When we hear the word debts, we certainly relate it to money and financial management; but what would you think if someone tells you that there are also emotional debts and that there may be a relationship between these and financial debts?
Emotional debts refer to that feeling of having a pending account, either with yourself or with others, because you committed to doing something and could not fulfill it. And whether you are aware of this debt or not, messages will seep inside you that will make you feel guilty.
Just as in the case of financial debts, emotional debts often cause distress and become a burden that prevents us from moving toward the life we long for. Today, I invite you to learn a little more about this type of debt.
Types of emotional debts
There are different types of emotional debts and they are divided into two main types: Emotional debts due to social patterns, which are based on popular beliefs, and personal emotional debts, which have their origin in personal feelings that have not been properly healed or traumatic experiences.
Emotional debts due to social patterns
Favors among friends. This is a false belief and occurs when a person receives a favor or help from a friend, and therefore feels indebted to that friendship.
Kindness to coworkers. It also happens in work relationships when one person helps another in one of his or her tasks.
Emotional blackmail. It happens when a person asks another person to behave in a certain way, or perform a certain action and in return offers some kind of reward. It is very common between parents and children and in couples.
Personal emotional debts
Mistakes made. When a person makes a mistake with another person, he/she feels the need to apologize or redeem him/herself. If this does not happen, an emotional debt arises.
Personal disappointment. When a person feels disappointed in themselves or has the feeling of not having made the right decisions, these feelings become emotional debts.
Traumatic experiences. Among the many sequels that can bring us the fact of facing a traumatic situation, is the feeling of needing to detach from that trauma. As long as this cannot be achieved, the person will feel indebted to him/herself.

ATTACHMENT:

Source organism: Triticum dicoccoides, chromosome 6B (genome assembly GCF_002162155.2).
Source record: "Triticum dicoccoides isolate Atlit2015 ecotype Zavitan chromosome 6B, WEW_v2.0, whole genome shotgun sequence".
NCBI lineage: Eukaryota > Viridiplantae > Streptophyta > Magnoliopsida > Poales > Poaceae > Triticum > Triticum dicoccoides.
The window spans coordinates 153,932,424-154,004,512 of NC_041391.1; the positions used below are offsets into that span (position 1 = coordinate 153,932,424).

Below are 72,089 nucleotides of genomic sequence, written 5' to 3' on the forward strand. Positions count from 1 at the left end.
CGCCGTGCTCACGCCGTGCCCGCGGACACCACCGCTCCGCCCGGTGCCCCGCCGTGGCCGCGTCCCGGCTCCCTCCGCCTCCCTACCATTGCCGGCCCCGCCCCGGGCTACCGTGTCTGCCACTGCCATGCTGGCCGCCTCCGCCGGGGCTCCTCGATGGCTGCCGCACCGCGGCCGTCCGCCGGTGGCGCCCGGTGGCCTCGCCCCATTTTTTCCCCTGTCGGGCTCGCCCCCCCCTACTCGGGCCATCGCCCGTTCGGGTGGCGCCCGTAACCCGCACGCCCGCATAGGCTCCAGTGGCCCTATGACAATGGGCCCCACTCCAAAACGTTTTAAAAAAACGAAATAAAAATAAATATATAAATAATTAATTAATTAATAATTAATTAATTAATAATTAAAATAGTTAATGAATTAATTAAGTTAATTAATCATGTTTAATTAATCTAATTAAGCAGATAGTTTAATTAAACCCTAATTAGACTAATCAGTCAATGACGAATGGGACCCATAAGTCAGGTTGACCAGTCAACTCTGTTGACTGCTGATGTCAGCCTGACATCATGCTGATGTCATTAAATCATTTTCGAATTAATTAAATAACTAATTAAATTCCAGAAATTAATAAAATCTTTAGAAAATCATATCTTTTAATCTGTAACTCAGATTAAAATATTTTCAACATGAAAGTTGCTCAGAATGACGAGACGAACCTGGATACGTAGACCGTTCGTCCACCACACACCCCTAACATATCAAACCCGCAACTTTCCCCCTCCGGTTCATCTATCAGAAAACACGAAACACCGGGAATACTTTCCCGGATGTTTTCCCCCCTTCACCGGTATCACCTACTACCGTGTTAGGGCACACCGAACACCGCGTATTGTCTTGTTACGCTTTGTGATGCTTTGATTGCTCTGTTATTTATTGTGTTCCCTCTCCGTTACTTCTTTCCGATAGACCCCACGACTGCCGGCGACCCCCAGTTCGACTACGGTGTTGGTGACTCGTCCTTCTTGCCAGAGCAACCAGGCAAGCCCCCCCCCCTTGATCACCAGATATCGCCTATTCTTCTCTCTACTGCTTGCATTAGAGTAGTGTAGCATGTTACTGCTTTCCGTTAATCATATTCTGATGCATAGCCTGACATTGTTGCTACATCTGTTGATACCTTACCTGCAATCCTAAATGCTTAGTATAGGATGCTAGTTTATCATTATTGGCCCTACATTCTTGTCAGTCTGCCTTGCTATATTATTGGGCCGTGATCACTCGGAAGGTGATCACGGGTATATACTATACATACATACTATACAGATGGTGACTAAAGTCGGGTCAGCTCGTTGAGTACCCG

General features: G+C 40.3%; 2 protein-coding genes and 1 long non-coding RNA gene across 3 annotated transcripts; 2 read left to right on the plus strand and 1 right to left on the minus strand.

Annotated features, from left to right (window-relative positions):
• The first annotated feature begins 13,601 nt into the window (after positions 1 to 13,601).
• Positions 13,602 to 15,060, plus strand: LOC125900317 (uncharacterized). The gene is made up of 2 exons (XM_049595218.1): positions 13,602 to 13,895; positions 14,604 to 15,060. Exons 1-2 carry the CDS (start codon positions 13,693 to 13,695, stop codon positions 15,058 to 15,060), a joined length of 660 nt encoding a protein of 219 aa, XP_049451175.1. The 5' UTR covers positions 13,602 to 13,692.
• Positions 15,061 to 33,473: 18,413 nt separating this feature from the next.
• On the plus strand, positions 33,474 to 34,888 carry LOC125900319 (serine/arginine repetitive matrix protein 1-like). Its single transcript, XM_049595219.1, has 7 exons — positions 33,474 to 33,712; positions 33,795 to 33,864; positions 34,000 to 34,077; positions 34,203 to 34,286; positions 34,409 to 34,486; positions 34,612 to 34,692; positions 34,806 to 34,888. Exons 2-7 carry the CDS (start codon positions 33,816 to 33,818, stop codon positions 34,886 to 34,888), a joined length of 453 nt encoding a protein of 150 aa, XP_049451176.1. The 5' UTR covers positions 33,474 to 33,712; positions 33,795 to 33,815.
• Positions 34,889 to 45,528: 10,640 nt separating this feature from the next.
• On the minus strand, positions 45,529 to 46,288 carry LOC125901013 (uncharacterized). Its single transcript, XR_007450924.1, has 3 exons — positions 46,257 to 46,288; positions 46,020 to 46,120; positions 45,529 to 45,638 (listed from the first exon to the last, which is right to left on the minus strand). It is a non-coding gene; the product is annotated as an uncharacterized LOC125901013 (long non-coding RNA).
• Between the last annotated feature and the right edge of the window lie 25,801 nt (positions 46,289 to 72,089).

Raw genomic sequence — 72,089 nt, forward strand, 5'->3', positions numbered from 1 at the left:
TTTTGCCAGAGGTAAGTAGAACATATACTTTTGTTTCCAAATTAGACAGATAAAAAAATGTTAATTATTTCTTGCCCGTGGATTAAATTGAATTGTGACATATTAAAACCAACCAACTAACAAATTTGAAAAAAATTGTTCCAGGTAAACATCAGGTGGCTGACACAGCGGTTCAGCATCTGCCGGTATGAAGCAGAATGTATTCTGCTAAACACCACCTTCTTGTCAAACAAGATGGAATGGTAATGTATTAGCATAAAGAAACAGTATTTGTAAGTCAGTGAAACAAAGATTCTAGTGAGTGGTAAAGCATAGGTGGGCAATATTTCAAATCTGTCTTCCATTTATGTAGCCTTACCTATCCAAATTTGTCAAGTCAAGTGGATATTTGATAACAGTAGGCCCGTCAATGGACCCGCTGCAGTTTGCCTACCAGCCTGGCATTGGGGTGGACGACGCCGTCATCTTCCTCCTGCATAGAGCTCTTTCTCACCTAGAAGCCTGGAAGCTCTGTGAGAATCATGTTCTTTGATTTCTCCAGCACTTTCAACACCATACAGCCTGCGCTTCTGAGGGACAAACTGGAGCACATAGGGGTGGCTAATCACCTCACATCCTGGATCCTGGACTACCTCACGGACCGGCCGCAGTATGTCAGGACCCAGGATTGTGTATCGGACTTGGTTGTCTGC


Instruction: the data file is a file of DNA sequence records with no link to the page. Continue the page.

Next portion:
In addition to making you feel frustration and guilt, emotional debts can also lead you to reproach yourself and treat yourself harshly. It is important that you identify these debts and, as in the case of financial debts, find a way to pay them off.
How to pay off an emotional debt?
Paying attention to your relationships and looking for a way to close the situations that have generated emotional debts is fundamental to having a full life. Take note of the following actions that can help you in this process:
– Do not accept situations that leave you hooked to the feeling of debt.
– Don’t feel bad about prioritizing yourself.
– Seek closure on situations that make you feel indebted.
– Once you pay off your debts, avoid generating new ones.
– Learn to let go of whatever is keeping you from being at peace.
If you feel you need help to leave behind those emotional debts that do not allow you to move forward, do not hesitate to seek a mental health professional who can support you in this process.
Is there any relationship between emotional debt and financial debt?
Although it may seem that there is not much relation between one and the other, financial debts have their origin in the emotions of guilt that we keep inside us. Developing emotional debts, besides affecting our mental health and our relationships, can also affect the financial sphere and become an obstacle to have the life we long for and deserve.
Today, I want to invite you to heal everything that prevents you from moving forward. Find in my podcast valuable tools to leave behind those emotional debts that are blocking you and to work consistently in all the pillars of life: fitness, finances, faith, family and fun.